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U.S. DoJ: Market Manipulation

For an education see the U.S. Department of Justice website RE: Market manipulation (a subset of securities and financial frauds). To date the sets of schemes summarized are the Red Sea cases (e.g., Ricci, including a description of the pump-and-dump scheme), the Roland Kaufmann cases (e.g., Neuhaus, including a description of the secret kickback scheme), the Mitchell Stein / Heart Tronics cases (e.g., Stein, including a description of the nominee brokerage accounts), and the George David Gordon, et al. cases (e.g., Gordon, including a description of the pump-and-dump and nominee account schemes). Many of these schemes implicated both domestic and international market participants, and the securities used as bait to obtain the financial funds of investor-victims were significantly less than blue chip.

Among the many takeaways are as follows:

  1. Financial fraud of a material amount requires full-time dedication by the fraudsters as neither part-timers nor outsourced agents need apply. A real extended commitment and loyalty to the corrupt enterprise is a necessary element. There are lots of paperwork, lots of communication, and lots of business planning.
  2. Segregation of the corrupt enterprise and its participants requires hundreds, if not thousands, of miles of real estate over which to promote and effectuate the schemes. Buying local is not the mantra. Apparently, the use of foreign and alien venues imparts a certain mystique and specialness to those seeking to profit from others’ work.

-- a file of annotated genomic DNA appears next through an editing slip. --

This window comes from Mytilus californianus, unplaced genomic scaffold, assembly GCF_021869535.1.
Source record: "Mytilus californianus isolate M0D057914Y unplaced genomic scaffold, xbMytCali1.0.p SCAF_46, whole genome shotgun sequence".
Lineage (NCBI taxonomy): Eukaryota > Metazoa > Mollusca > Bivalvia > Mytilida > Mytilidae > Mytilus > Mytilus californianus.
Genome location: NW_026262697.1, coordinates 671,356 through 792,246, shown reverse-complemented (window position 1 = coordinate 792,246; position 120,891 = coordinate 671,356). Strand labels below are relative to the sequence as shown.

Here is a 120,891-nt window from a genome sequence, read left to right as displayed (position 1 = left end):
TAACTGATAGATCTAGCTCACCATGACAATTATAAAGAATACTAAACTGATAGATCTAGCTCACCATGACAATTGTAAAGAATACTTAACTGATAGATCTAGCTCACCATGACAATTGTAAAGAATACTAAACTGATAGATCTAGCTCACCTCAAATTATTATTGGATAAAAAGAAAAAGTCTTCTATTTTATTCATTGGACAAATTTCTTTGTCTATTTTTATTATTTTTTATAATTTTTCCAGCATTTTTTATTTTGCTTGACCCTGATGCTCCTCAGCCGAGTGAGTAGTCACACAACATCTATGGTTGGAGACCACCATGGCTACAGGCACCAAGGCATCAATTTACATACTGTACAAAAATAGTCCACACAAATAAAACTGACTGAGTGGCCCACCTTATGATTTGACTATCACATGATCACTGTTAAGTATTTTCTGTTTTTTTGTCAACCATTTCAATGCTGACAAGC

3. Global reputations are not desirable notwithstanding the expanse of real estate necessary to promote and effectuate the schemes. The less is known about the fraudsters in the nodes of the enterprise (e.g., place of incorporation, place of headquarters) the better. Otherwise, the apparent opportunity would risk becoming so well known that it would likely be exposed as a real fraud. Market participants that are not so well known allow the investor-victims to speculate and convince themselves that they deserve such an exceptional opportunity of which most others are unaware.
  4. Barriers to entry in the arena of market manipulation do not require the clout of mainstream market participants such as Goldman Sachs to surmount. A little bit of study, a little bit of form filling / registration, and an even littler bit of ethics allow largely unknown market participants to manipulate the prices of securities, especially those issued by entities about which very few others in the mainstream seem to care. Predators enter this arena, finding no shortage of get-rich-quick predispositions among the misunderstanding class of investor-victims vulnerable to the schemes noted above.

Whatever due diligence was deployed by the investor-victims was clearly ineffective. However, even enhanced due diligence provided by commercial service providers may not prevent an eager, soon-to-be investor-victim from misapplication of the orthodox principle of ‘increased risk accompanies investments promoting an above market rate of return.’ To assume some risk is to demonstrate courage in the face of uncertain market conditions, and this may be what animates the investor-victims in the above types of schemes. It is somehow ballsy to invest where others fear to tread, I guess.

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